10. controversy • Grenville – virtual v. direct representation – both a stretch • Admiralty courts with no jury tried offenders, guilty unless proven innocent

  11. Taking action • Stamp Act Congress -9 colonies met in NY City; list of rights and grievances • Intimidation and Nonimportation/ – Sons and Daughters of Liberty; no tax agents

  12. review • What slogan? • Two theories of representation • Stamp Act Congress – what and where? • What two revolutionary groups? • Who in England was hurt by the law? • After repeal, what law did Parliament pass?

  13. IV. Action reaction • British merchants, manufacturers, shippers, laborers hurt – pushed repeal • 1766 – repeal/statue/Declaratory Act – British sovereignty over colonies

  14. Action reaction • New Prime Minister Townsend Acts – indirect tax on glass, lead, paper, paint, and tea • Boston Massacre – Crispus Attucks and 10 others killed protesting; news spread by Committees of Correspondence

  15. Tea Act • Tax on tea kept, then tea act – monopoly for British E. India Company • Boston Tea Party – 100 colonists threw tea overboard when Hutchinson wouldn’t back down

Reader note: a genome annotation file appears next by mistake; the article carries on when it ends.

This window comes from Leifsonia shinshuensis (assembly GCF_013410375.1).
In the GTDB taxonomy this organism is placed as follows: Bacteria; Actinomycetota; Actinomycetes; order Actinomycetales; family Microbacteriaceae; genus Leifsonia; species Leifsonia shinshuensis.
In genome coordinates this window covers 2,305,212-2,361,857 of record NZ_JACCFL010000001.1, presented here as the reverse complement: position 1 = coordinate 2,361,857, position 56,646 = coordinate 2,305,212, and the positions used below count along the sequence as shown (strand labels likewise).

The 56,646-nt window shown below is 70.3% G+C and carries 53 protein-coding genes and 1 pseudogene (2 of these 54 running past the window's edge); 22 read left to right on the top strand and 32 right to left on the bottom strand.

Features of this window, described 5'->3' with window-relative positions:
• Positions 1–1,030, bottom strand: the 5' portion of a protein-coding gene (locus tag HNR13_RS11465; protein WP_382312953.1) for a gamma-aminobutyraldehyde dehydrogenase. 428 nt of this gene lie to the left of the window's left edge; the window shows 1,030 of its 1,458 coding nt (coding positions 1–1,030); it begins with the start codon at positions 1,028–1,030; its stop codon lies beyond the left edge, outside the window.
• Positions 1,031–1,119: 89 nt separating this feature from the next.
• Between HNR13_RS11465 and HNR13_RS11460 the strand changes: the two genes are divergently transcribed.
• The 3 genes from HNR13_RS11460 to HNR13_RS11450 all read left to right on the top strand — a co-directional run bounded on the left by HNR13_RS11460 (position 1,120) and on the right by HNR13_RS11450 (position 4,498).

16. review • Who pushed for repeal of the Stamp Act • What did Parliament pass immediately after repeal? • What was taxed by the Townsend Acts? • What was an indirect tax? • What resulted from the protests against the Townsend Acts? • What did the Intolerable Acts do? • What did the Quebec Act do and why was it misinterpreted?

  17. v. Coercive Acts/Intolerable Acts • Closed ports (Boston) and legislatures (town meetings), new Quartering Act • Quebec Act – respect French Catholicism and culture in Quebec, including no rep. assembly or jury trial in civil cases

  18. First Continental Congress • All but Georgia sent delegates, including Washington, both Adams (John the star), and Patrick Henry. • Association boycott until grievances addressed; tar and feathers for violators

  19. Lexington and Concord • April 1775 British sent to capture gunpowder stores, John Hancock, and Sam Adams; Paul Revere warned • 8 minutemen killed at Lexington; 70 British killed at Concord

  20. review • What did the Coercive Acts/Intolerable Acts do? • What did the Quebec Act do? • Who came to the First Continental Congress? • What was its message to Britain? • How did the fighting at Lexington start? • How was fighting at Concord different?